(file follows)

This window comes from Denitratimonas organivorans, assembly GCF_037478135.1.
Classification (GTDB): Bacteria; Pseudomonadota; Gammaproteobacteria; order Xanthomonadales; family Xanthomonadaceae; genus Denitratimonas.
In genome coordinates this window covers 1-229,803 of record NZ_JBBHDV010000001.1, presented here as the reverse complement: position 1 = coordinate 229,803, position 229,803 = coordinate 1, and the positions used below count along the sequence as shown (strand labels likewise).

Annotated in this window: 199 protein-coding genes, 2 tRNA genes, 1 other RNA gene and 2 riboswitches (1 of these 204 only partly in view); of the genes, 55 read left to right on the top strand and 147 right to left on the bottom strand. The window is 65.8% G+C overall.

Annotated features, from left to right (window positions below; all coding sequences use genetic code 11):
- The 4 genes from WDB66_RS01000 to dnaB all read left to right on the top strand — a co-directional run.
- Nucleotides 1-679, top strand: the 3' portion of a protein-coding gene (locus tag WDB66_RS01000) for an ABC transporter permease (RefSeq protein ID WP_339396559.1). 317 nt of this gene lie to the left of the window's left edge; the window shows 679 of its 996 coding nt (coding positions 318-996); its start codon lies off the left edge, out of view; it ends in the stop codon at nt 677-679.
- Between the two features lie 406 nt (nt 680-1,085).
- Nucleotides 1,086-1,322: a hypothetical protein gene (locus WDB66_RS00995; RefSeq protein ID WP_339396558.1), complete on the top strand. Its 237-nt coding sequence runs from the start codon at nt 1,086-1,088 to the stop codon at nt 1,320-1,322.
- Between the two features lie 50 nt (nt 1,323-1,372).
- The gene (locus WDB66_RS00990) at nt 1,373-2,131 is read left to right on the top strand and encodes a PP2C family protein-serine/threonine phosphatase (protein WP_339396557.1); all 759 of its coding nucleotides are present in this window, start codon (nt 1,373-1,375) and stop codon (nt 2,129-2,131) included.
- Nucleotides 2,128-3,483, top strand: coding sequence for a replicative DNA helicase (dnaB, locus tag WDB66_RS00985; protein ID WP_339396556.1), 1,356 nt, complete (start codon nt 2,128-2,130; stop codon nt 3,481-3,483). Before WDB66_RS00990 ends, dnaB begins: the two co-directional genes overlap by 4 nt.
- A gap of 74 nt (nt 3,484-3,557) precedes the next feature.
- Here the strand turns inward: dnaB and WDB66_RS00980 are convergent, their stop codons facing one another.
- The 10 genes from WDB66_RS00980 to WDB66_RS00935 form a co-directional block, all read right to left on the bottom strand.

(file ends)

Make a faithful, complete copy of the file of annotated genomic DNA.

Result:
This window comes from Denitratimonas organivorans, assembly GCF_037478135.1.
Classification (GTDB): Bacteria; Pseudomonadota; Gammaproteobacteria; order Xanthomonadales; family Xanthomonadaceae; genus Denitratimonas.
In genome coordinates this window covers 1-229,803 of record NZ_JBBHDV010000001.1, presented here as the reverse complement: position 1 = coordinate 229,803, position 229,803 = coordinate 1, and the positions used below count along the sequence as shown (strand labels likewise).

Annotated in this window: 199 protein-coding genes, 2 tRNA genes, 1 other RNA gene and 2 riboswitches (1 of these 204 only partly in view); of the genes, 55 read left to right on the top strand and 147 right to left on the bottom strand. The window is 65.8% G+C overall.

Annotated features, from left to right (window positions below; all coding sequences use genetic code 11):
- The 4 genes from WDB66_RS01000 to dnaB all read left to right on the top strand — a co-directional run.
- Nucleotides 1-679, top strand: the 3' portion of a protein-coding gene (locus tag WDB66_RS01000) for an ABC transporter permease (RefSeq protein ID WP_339396559.1). 317 nt of this gene lie to the left of the window's left edge; the window shows 679 of its 996 coding nt (coding positions 318-996); its start codon lies off the left edge, out of view; it ends in the stop codon at nt 677-679.
- Between the two features lie 406 nt (nt 680-1,085).
- Nucleotides 1,086-1,322: a hypothetical protein gene (locus WDB66_RS00995; RefSeq protein ID WP_339396558.1), complete on the top strand. Its 237-nt coding sequence runs from the start codon at nt 1,086-1,088 to the stop codon at nt 1,320-1,322.
- Between the two features lie 50 nt (nt 1,323-1,372).
- The gene (locus WDB66_RS00990) at nt 1,373-2,131 is read left to right on the top strand and encodes a PP2C family protein-serine/threonine phosphatase (protein WP_339396557.1); all 759 of its coding nucleotides are present in this window, start codon (nt 1,373-1,375) and stop codon (nt 2,129-2,131) included.
- Nucleotides 2,128-3,483, top strand: coding sequence for a replicative DNA helicase (dnaB, locus tag WDB66_RS00985; protein ID WP_339396556.1), 1,356 nt, complete (start codon nt 2,128-2,130; stop codon nt 3,481-3,483). Before WDB66_RS00990 ends, dnaB begins: the two co-directional genes overlap by 4 nt.
- A gap of 74 nt (nt 3,484-3,557) precedes the next feature.
- Here the strand turns inward: dnaB and WDB66_RS00980 are convergent, their stop codons facing one another.
- The 10 genes from WDB66_RS00980 to WDB66_RS00935 form a co-directional block, all read right to left on the bottom strand.